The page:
On June 12, 2016, Omar Mateen, a self-declared “soldier of ISIS,” killed 49 people and wounded at least 50 at the Pulse nightclub in Orlando, Florida. The attack at the popular gay bar was the worst mass shooting in U.S. history.
Mateen was later shot and killed by police.
A year later, op-ed columnist Adam Manno, writing in the New York Times, is marking the anniversary of the massacre by slamming President Donald Trump's “year of racism,” suggesting that Trump has been at least partially to blame for an increase in anti-Muslim sentiment in the year following the attack:
In the op-ed, titled “A Night of Terror, a Year of Racism,” Manno writes that he knew Trump would use the shooting as a “justification for a ban on Muslims entering the country” after he read a tweet Trump posted in the immediate aftermath of the attack:
To be fair to Trump, he had previously posted a tweet in which he called the shooting “horrific,” saying he was praying for the victims and their families:
Nonetheless, as Manno sees it, Trump's tweet was “Exhibit A”:
From that moment on, it was clear that the tragedy would not become a reason to champion noble or productive causes like gun reform.
Instead, it would become Exhibit A in Mr. Trump’s justification for a ban on Muslims entering the country — despite the fact that the shooter was an American and Muslim refugees have not killed anyone in the United States.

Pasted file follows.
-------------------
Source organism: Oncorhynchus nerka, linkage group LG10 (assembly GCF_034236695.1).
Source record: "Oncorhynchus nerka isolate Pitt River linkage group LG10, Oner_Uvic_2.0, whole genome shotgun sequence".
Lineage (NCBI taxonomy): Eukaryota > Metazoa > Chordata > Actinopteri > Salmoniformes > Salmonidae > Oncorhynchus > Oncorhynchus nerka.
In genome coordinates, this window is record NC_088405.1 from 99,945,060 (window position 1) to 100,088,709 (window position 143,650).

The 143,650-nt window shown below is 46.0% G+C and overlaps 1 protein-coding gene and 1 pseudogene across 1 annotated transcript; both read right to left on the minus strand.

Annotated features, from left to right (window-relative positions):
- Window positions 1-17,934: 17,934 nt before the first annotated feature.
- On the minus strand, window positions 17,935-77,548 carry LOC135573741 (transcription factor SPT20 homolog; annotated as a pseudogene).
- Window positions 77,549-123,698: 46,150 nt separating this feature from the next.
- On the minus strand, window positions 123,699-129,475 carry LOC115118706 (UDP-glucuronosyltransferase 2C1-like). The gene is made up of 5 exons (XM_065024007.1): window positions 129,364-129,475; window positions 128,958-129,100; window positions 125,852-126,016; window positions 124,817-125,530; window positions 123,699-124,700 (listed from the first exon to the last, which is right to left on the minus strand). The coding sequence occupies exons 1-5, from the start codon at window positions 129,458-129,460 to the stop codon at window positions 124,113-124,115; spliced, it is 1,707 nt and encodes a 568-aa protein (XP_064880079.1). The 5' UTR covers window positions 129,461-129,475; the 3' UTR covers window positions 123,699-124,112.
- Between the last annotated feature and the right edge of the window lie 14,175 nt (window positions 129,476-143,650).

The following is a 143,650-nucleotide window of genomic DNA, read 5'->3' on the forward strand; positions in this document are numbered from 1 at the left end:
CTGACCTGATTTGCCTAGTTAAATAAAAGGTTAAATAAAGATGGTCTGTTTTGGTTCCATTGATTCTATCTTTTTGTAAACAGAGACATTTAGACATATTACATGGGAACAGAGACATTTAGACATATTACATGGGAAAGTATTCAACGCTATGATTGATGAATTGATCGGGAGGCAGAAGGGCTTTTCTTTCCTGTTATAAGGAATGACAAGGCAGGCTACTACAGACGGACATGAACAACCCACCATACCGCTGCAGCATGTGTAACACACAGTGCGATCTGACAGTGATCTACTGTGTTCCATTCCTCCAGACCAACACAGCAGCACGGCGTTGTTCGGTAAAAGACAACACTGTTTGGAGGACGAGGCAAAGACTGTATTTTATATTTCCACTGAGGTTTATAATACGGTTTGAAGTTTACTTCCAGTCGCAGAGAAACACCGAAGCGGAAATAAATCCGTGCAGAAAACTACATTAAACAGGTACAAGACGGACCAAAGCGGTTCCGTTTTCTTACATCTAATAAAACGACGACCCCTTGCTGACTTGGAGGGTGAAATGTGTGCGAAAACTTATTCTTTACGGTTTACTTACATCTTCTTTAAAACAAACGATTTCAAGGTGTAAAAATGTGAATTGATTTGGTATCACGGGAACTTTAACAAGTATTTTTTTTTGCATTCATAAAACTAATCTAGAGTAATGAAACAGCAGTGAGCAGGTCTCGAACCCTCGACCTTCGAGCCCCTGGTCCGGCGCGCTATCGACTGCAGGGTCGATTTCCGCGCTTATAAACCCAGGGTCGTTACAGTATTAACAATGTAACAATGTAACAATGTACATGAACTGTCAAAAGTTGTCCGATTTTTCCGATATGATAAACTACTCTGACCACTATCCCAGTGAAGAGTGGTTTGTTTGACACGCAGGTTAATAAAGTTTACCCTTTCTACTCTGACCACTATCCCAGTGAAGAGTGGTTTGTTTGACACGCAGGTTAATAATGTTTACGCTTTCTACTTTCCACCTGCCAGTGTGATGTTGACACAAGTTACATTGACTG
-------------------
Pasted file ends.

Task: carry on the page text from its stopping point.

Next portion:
Despite the fact that Mateen, described by a former co-worker as a “bigot to almost every class of person,” had pledged allegiance to ISIS, Manno complains that “national coverage linking Islam to the massacre was inescapable”:
[You] could feel it in Orlando. In July, a month after the tragedy, the Orlando Sentinel reported that Muslim bias had spiked in our area: A Mason-Dixon poll found that 21 percent of Central Floridians held views on Muslims that were “more negative than before the shooting.”
And Trump “continued to yell” about banning Muslims two months after the attack:
In August, Mr. Trump’s campaign set up a field office directly across the street from the Pulse memorial as the presidential candidate continued to yell about a Muslim ban.
Manno provides several examples of “misleading or hateful” speech against Islam, suggesting that “this kind of talk” leads to “increased threats and prejudice” against Muslims.
The recent University of Central Florida graduate says he doesn't support censorship, yet suggests that those with whom he disagrees should be silenced, complaining that the university “did nothing to prevent anti-Muslim rhetoric from circulating.”
In related news, Blair Imani, who identifies as a “queer” Muslim woman, told Tucker Carlson last week that the government should provide “safe spaces” to Muslims, blacks, and members of the LGBT community.
As Imani envisions it, these “spaces" would protect those mentioned from "having fear of being surveilled, having violence committed against [them], or being harassed.”
Then again, as Manno sees it, there's always President Trump.